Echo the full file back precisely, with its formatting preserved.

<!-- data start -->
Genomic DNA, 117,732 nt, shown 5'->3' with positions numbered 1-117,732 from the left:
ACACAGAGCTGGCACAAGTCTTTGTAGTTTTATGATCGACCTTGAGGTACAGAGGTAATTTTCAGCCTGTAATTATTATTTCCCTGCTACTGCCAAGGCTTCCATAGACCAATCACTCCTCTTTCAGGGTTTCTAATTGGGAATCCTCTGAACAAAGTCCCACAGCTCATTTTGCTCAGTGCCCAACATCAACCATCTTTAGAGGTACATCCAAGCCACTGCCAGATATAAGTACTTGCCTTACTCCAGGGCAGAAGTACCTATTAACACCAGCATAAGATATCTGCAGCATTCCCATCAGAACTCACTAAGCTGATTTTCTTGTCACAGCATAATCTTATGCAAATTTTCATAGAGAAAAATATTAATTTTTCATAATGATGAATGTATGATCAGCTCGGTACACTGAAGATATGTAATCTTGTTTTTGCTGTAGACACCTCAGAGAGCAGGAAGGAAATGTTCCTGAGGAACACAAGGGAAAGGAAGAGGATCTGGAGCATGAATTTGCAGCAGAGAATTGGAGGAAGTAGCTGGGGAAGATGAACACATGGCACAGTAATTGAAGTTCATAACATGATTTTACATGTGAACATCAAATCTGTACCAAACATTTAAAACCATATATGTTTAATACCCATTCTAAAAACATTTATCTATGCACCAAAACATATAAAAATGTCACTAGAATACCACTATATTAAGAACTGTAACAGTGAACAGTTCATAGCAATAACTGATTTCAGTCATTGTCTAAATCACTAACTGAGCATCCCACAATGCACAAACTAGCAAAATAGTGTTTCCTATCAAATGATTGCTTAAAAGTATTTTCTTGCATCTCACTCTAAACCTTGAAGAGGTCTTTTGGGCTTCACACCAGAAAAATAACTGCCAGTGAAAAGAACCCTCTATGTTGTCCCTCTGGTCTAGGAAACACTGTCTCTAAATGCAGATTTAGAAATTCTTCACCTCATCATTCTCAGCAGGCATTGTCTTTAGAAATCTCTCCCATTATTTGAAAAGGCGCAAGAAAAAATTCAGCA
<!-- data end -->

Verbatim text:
Genomic DNA, 117,732 nt, shown 5'->3' with positions numbered 1-117,732 from the left:
ACACAGAGCTGGCACAAGTCTTTGTAGTTTTATGATCGACCTTGAGGTACAGAGGTAATTTTCAGCCTGTAATTATTATTTCCCTGCTACTGCCAAGGCTTCCATAGACCAATCACTCCTCTTTCAGGGTTTCTAATTGGGAATCCTCTGAACAAAGTCCCACAGCTCATTTTGCTCAGTGCCCAACATCAACCATCTTTAGAGGTACATCCAAGCCACTGCCAGATATAAGTACTTGCCTTACTCCAGGGCAGAAGTACCTATTAACACCAGCATAAGATATCTGCAGCATTCCCATCAGAACTCACTAAGCTGATTTTCTTGTCACAGCATAATCTTATGCAAATTTTCATAGAGAAAAATATTAATTTTTCATAATGATGAATGTATGATCAGCTCGGTACACTGAAGATATGTAATCTTGTTTTTGCTGTAGACACCTCAGAGAGCAGGAAGGAAATGTTCCTGAGGAACACAAGGGAAAGGAAGAGGATCTGGAGCATGAATTTGCAGCAGAGAATTGGAGGAAGTAGCTGGGGAAGATGAACACATGGCACAGTAATTGAAGTTCATAACATGATTTTACATGTGAACATCAAATCTGTACCAAACATTTAAAACCATATATGTTTAATACCCATTCTAAAAACATTTATCTATGCACCAAAACATATAAAAATGTCACTAGAATACCACTATATTAAGAACTGTAACAGTGAACAGTTCATAGCAATAACTGATTTCAGTCATTGTCTAAATCACTAACTGAGCATCCCACAATGCACAAACTAGCAAAATAGTGTTTCCTATCAAATGATTGCTTAAAAGTATTTTCTTGCATCTCACTCTAAACCTTGAAGAGGTCTTTTGGGCTTCACACCAGAAAAATAACTGCCAGTGAAAAGAACCCTCTATGTTGTCCCTCTGGTCTAGGAAACACTGTCTCTAAATGCAGATTTAGAAATTCTTCACCTCATCATTCTCAGCAGGCATTGTCTTTAGAAATCTCTCCCATTATTTGAAAAGGCGCAAGAAAAAATTCAGCA